American poetry giant Gerald Stern visited the stable at the Pearl Brewery on April 17 to spend an evening conversing about the influences and motivations behind his latest book of prose.
The book, Stealing History, is the second book Stern has published with Trinity University Press and deals with the tendency of writers to “steal” historical events and make them their own.
Tuesday’s event was titled “The Poet in Society” and featured another prominent American poet: Dean Young, a professor of poetry at the University of Texas at Austin.
The two men discussed the difference between writing poetry and writing prose. Stern explained that his prose often moves like a poem, focusing on associations and what he called “chance writing.”
The importance and use of humor in poetry was also discussed throughout the night.
Jenny Browne, poet and assistant professor of English, found the discussion of humor interesting.
“Both Gerald Stern and Dean Young are thought of, I think, as funny poets, but I think that’s deceptive because one of the things that they talked about was that the things we laugh at aren’t always very funny. There was one moment where with Dean Young where some said, “˜Why do you write such funny poems?’ and Dean Young said, “˜Well, because life is short and then we die,’ and then the person started laughing,” Browne said.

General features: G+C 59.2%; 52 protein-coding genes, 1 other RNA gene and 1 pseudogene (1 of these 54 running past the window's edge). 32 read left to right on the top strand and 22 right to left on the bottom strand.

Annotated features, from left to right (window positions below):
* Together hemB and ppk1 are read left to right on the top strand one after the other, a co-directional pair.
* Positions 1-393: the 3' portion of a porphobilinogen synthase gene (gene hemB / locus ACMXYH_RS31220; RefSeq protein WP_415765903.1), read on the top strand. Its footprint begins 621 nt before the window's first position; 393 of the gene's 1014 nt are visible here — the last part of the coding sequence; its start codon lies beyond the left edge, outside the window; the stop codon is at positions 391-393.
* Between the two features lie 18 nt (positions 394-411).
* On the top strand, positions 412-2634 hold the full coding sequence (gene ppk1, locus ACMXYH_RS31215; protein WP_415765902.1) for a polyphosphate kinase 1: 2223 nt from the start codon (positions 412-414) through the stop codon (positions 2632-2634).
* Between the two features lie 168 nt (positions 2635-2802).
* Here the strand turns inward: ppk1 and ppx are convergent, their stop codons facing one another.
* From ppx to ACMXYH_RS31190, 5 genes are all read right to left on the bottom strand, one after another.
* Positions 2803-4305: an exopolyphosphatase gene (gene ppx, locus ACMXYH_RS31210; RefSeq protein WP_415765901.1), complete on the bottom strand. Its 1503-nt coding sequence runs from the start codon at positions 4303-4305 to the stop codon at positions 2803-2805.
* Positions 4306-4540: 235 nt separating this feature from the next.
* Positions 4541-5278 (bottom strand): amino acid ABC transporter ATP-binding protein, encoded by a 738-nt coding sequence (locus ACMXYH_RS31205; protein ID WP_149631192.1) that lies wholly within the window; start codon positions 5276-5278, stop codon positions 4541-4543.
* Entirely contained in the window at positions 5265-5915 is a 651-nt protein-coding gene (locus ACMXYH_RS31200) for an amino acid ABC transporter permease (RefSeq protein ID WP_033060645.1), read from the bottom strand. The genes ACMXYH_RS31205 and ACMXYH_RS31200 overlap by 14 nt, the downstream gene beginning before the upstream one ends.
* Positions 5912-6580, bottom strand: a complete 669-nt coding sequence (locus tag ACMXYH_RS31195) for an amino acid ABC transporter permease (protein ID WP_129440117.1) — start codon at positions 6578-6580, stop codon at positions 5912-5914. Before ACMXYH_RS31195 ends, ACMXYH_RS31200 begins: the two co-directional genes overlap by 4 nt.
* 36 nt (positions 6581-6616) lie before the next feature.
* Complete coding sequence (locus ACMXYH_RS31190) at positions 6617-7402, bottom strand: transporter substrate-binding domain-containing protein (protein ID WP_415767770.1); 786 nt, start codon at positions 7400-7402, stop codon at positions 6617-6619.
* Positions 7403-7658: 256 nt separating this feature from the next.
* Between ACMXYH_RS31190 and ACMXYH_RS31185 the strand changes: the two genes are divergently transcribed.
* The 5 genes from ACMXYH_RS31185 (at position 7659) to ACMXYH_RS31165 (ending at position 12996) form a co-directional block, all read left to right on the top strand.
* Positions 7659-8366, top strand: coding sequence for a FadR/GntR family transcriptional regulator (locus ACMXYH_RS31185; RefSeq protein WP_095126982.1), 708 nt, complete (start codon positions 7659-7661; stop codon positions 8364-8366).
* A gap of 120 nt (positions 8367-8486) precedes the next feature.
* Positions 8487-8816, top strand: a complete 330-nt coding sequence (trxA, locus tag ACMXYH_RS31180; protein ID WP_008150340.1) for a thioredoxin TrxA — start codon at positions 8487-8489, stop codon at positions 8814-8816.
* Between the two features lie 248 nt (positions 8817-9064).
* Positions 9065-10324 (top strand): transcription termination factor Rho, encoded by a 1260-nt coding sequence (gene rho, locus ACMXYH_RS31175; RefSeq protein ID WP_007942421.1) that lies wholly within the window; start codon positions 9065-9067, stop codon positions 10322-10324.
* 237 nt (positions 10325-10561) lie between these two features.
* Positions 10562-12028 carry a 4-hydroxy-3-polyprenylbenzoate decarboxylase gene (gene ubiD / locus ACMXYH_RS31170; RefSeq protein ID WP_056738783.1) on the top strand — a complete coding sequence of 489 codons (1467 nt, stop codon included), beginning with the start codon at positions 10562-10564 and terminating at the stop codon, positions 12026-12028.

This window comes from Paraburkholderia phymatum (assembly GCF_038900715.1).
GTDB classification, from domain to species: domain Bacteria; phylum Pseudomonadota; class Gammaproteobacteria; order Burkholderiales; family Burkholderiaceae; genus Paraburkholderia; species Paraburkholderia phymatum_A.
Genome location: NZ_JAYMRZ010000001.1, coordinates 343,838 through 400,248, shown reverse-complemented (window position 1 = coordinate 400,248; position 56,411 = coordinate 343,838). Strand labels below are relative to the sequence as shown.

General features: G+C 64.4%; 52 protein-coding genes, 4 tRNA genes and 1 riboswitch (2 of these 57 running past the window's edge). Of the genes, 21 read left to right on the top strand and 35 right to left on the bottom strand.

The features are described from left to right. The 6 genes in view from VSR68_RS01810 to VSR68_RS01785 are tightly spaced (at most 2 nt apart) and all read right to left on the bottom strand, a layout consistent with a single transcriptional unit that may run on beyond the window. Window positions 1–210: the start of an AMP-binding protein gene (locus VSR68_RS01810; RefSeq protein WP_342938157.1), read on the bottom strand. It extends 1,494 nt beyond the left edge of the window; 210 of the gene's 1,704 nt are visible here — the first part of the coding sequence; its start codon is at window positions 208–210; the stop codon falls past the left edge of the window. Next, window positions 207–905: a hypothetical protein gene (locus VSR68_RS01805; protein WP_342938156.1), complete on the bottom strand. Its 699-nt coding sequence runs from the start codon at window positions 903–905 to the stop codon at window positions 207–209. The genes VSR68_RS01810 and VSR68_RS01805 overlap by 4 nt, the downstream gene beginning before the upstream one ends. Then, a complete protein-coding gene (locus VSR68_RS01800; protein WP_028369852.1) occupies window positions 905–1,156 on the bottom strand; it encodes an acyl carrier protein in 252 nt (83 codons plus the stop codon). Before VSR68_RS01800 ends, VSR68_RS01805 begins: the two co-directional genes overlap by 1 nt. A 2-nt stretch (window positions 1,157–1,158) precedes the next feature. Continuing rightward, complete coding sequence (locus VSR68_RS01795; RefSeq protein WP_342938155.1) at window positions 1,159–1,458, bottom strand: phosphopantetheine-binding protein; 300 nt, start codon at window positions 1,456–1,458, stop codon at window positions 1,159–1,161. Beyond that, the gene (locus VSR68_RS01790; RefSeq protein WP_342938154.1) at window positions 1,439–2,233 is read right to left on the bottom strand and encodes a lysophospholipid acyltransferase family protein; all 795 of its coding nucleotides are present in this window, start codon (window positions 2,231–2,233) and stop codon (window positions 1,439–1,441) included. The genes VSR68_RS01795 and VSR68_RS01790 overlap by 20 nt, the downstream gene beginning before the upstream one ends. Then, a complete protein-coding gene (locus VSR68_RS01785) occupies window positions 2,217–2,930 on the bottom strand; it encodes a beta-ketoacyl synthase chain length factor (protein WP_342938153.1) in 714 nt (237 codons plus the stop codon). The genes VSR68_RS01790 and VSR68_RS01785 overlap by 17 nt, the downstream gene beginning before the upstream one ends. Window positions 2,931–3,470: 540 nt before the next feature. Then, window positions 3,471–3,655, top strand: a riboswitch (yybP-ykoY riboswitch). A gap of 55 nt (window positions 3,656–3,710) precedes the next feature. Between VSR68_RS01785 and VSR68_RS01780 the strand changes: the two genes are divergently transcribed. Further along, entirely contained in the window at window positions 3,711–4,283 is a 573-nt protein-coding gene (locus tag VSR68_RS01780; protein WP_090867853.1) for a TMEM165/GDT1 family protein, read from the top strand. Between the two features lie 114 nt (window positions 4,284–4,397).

The conversation also included a discussion of whether or not rap should be considered poetry. Young opposed labeling rap “poetry,” a position he defended by explaining his belief that poetry is a writing-focused art, while rap relies heavily, if not entirely, on speaking.
However, Young id inform the audience about his belief in the importance of singing. Browne found his discourse on the importance of turning thoughts into music captivating.
“That was the thing I walked away with. Both of them were these brilliant, funny, political, thoughtful people who also just emphasized the idea that poetry’s this way of making a music of ideas,” Browne said.
Stern has published numerous books and volumes of poetry. In 2006, he was elected chancellor of the Academy of American Poets. The award followed an a career that includes the following honors: Paris Review’s Bernard F. Conners Award, the Bess Hokin Award from Poetry, the Ruth Lilly Prize, four National Endowment for the Arts grants, the Pennsylvania Governor’s Award for Excellence in the Arts, the Jerome J. Shestack Poetry Prize from American Poetry Review, and fellowships from the Academy of American Poets, the Guggenheim Foundation, and the Pennsylvania Council on the Arts.
Young has also published numerous volumes of poetry in addition to the receiving fellowships from Stanford University, the Fine Arts Work Center in Provincetown, the National Endowment for the Arts and the Guggenheim Foundation. His work has also appeared in The Best American Poetry series.